• Invasive Silver Carp Found in Texas Waters; Anglers Urged to Prevent Bait Bucket Transfers

    • Jul 15, 2021
    • Texas Parks and Wildlife Department.

    • The Texas Parks and Wildlife Department (TPWD) received a report in late June that an invasive silver carp had been spotted in Choctaw Creek, a Texas tributary of the Red River approximately 15 miles downstream from Lake Texoma. "These are the first reports of silver carp from Texas waters, although they have previously been found in other areas of the Red River including just downstream from Lake Texoma in Oklahoma waters in 2019," said Dan Bennett, TPWD fisheries management biologist. "Invasive carp pose a significant risk to Lake Texoma’s ecosystem and boaters and there is adequate flow and upstream river area for them to become established and reproduce in the lake if introduced."

      Anyone who catches either silver or bighead carp in Texas waters is asked to report the sighting with location information and photos to AquaticInvasives@tpwd.texas.gov. Silver and bighead carp are prohibited exotic species in Texas and must be killed upon possession by beheading, gutting, gill-cutting or other means or placed on ice. Neither species can be possessed live.

  • Eyes in the Field: Citizen Scientists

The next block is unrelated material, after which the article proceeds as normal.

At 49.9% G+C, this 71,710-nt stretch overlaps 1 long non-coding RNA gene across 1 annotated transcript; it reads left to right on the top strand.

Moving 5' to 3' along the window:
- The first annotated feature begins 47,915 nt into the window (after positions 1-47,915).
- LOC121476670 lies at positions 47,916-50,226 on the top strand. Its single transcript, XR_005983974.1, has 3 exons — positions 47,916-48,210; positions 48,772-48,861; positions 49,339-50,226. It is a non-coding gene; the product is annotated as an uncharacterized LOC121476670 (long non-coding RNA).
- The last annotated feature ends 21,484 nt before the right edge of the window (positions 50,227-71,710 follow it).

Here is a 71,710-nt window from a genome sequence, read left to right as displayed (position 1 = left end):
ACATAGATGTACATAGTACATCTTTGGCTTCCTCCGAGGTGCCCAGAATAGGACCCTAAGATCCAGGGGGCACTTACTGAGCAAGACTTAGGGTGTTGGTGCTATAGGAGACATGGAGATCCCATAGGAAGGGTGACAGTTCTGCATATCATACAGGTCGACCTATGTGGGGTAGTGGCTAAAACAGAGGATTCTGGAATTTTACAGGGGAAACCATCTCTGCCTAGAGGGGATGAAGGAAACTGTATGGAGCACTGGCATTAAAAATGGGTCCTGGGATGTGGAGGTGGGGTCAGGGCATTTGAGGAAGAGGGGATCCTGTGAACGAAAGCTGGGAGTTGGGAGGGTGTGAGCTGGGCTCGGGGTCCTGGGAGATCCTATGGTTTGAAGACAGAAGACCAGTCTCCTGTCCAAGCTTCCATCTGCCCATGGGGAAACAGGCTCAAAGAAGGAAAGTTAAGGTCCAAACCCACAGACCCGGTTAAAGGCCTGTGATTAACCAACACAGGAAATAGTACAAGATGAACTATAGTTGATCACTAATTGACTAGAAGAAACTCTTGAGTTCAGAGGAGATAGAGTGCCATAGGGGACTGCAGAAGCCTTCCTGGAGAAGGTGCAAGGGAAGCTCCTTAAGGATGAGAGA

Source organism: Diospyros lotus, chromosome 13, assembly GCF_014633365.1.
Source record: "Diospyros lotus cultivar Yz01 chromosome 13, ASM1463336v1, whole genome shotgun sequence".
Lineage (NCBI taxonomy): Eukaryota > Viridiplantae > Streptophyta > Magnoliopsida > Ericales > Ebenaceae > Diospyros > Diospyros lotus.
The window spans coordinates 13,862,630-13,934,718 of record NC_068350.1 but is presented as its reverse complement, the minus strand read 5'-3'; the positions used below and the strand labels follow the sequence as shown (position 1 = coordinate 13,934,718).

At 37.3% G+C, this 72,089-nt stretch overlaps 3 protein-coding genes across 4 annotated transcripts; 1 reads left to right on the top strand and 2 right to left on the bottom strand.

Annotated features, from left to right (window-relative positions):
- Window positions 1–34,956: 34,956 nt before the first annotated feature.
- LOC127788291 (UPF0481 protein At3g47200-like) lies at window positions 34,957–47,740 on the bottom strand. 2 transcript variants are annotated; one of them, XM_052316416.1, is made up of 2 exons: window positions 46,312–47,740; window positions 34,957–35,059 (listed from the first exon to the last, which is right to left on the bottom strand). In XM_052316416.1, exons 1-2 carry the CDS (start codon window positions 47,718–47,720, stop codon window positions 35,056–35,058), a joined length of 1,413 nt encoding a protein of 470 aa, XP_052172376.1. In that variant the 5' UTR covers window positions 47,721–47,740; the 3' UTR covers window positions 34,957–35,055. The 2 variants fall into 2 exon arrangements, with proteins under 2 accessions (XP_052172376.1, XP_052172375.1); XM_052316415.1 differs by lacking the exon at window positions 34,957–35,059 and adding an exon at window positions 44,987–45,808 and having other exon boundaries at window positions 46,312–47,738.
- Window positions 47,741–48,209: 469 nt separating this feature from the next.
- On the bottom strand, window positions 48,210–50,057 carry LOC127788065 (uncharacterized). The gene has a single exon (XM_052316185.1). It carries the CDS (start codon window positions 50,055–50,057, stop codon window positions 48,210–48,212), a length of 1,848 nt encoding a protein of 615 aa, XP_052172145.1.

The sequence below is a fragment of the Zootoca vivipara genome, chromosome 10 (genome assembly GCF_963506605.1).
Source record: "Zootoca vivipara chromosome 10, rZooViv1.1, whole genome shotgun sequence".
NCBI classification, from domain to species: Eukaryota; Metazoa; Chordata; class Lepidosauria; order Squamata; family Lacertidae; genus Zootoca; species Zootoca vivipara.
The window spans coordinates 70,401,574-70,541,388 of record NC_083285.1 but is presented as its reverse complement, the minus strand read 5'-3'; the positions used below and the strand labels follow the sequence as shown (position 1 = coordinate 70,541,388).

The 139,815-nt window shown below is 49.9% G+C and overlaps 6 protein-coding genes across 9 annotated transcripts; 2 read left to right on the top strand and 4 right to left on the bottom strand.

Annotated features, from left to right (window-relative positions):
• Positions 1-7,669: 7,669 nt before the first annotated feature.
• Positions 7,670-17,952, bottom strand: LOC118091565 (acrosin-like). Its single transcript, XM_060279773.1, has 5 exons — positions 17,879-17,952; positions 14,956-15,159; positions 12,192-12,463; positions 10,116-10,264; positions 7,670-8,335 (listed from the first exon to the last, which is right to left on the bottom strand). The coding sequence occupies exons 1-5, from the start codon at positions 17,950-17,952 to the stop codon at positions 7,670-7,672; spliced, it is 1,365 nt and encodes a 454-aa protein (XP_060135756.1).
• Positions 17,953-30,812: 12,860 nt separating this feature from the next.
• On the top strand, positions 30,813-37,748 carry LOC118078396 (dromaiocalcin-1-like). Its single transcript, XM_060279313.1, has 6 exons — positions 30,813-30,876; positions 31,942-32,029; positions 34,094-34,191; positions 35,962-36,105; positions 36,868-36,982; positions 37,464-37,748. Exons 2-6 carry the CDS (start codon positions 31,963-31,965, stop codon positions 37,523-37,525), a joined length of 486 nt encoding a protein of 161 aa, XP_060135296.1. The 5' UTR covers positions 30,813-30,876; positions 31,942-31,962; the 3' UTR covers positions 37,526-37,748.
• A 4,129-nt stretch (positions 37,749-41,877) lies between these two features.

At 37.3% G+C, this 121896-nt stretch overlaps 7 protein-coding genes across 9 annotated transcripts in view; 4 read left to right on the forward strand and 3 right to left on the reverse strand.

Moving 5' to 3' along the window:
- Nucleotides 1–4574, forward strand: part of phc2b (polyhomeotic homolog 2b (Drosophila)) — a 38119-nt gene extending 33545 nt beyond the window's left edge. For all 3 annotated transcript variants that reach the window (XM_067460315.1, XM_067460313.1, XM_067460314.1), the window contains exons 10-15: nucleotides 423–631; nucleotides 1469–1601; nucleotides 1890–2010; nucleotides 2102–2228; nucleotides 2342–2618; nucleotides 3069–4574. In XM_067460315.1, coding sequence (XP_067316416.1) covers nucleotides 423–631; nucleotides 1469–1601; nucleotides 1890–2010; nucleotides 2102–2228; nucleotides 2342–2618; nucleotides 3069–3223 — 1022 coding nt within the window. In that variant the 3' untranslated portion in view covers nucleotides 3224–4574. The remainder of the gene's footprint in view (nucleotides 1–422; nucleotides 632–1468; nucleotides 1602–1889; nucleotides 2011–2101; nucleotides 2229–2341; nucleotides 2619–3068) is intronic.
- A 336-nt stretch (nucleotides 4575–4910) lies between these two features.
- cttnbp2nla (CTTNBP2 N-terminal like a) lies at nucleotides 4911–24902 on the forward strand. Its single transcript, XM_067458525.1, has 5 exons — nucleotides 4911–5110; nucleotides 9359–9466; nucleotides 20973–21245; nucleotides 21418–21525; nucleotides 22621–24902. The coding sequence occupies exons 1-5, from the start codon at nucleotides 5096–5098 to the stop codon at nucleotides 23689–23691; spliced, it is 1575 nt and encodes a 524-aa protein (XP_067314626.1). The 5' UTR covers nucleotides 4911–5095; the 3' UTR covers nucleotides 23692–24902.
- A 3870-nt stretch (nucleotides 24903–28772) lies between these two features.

• TexasInvasives.org.

    • The Invaders of Texas Program is an innovative campaign whereby volunteer "citizen scientists" are trained to detect the arrival and dispersal of invasive species in their own local areas. That information is delivered into a statewide mapping database and to those who can do something about it. The premise is simple. The more trained eyes watching for invasive species, the better our chances of lessening or avoiding damage to our native landscape.

  • Hello Zebra Mussels, Goodbye Texas Lakes

    • TexasInvasives.org.

    • Zebra mussels are a small, destructive invasive species that can spread across Texas by hitching a ride on boats and trailers. Zebra mussels can cause tremendous environmental and economic damage - hurting aquatic life, damaging your boat, hindering water recreation and even threatening your water supply. In the state's ongoing effort to combat the spread of invasive zebra mussels, new rules effective July 1, 2014 require that all boats operating on public fresh water anywhere in Texas be drained after use.

  • Spread the Word

    • TexasInvasives.org.

    • Tell your friends and family about invasive species! Share videos, brochures, photos and other materials. Texas is a big state, and we can't get the word out to everyone without your help. You can either fill out the form to order them, or you can download versions from this website.

State Specific Threats

Selected Resources

The section below contains highly relevant resources for this location, organized by source.

Partnership
State and Local Government
Academic
Professional